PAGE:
Emotion-induced shopping may seem harmless, but letting your feelings take over your wallet could end up costing you more than money.
No wonder shopping is called “retail therapy.” The attention of a cheerful salesperson, the reassuring feeling of walking out with that irresistible purchase – it’s calming and exciting at once. Sure, it’s another charge on your credit card, but what’s wrong with a little impulse spending after a frustrating day at the office or a fight with your spouse?
Plenty, say experts. Though it’s often dismissed with dry humor (“Shop ’til you drop,” “He who dies with the most toys wins”), overboard shopping can be just as unhealthy as excessive gambling when used to avoid or compensate for intense feelings.
“When people go shopping because they’re excited, depressed or angry, it’s very easy for them to buy things they can’t afford, don’t need or don’t even want,” says Olivia Mellan, PhD, a Washington, D.C.–based psycho-therapist and author of Overcoming Overspending: A Winning Plan for Spenders and Their Partners (Walker & Company, 2004). “It gives people a way to avoid what’s going on.”
Mellan reasons that emotion-based shopping is partly fueled by our consumption culture, with its inherent messaging about the emotional value of possessions. Look no further, she says, than the commercials that declare, “Because you’re worth it!” or the bumper sticker that quips, “When the going gets tough, the tough go shopping!” Mix that cultural stew with disposable income and the multimillion-dollar credit-card industry, and it’s easy to see how Americans racked up more than $800 billion on plastic in 2005 alone.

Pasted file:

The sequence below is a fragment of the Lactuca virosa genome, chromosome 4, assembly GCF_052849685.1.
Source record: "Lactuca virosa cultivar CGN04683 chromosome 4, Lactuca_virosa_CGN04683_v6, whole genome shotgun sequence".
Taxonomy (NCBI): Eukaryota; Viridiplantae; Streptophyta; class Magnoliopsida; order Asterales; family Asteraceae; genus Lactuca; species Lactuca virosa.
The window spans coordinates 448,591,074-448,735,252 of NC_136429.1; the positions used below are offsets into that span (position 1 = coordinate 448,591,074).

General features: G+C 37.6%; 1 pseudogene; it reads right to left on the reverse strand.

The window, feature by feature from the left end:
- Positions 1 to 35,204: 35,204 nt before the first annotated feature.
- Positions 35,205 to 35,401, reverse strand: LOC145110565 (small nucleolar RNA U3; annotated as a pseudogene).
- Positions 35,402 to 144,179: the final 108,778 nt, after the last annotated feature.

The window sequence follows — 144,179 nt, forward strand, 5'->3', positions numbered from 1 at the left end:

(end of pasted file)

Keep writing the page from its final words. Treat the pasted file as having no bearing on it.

There is some evidence that shopping’s allure is partly biological. Studies at Emory University in Atlanta and the University of Kentucky in Lexington found that shopping causes dopamine to surge in the brain, creating a pleasurable feeling not unlike a drug high. Mellan, a recovering overspender, attests to shopping’s mood-boosting powers. “To me, it always felt like this wonderful tidal wave. That is, until I got home and reality set in.”
Debt is emotional shopping’s most material consequence, though health, sleep and marital problems can often follow. Debt-Proof Living syndicated columnist Mary Hunt writes about excessive spending from experience: She charged up $100,000 before confronting a mounting stack of bills and a marriage punctuated by fighting and emotional withdrawal. “I trusted Visa and MasterCard much more than I trusted [my husband],” she reflects.
The turning point came when Hunt found that she had no more options – no more credit, and no more excuses. She developed a strategy of saving a little and giving away a little each time she got paid. “Giving quieted my insatiable desires, saving quieted my inner fears,” she says. Since then, her 80-10-10 principle has become one of the rallying cries of her column: Give 10 percent away, save 10 percent and live on the rest.
Though Hunt’s situation is extreme, problem spending affects millions of Americans. April Lane Benson, PhD, a New York City psychologist and author of I Shop, Therefore I Am: Compulsive Buying and the Search for Self (Jason Aronson, 2000), cites in her book that perhaps as many as “15 million Americans have little control over how much they spend or what they buy,” and up to a quarter of the population might have “a compelling need to purchase that is not self-destructive,but may become so.”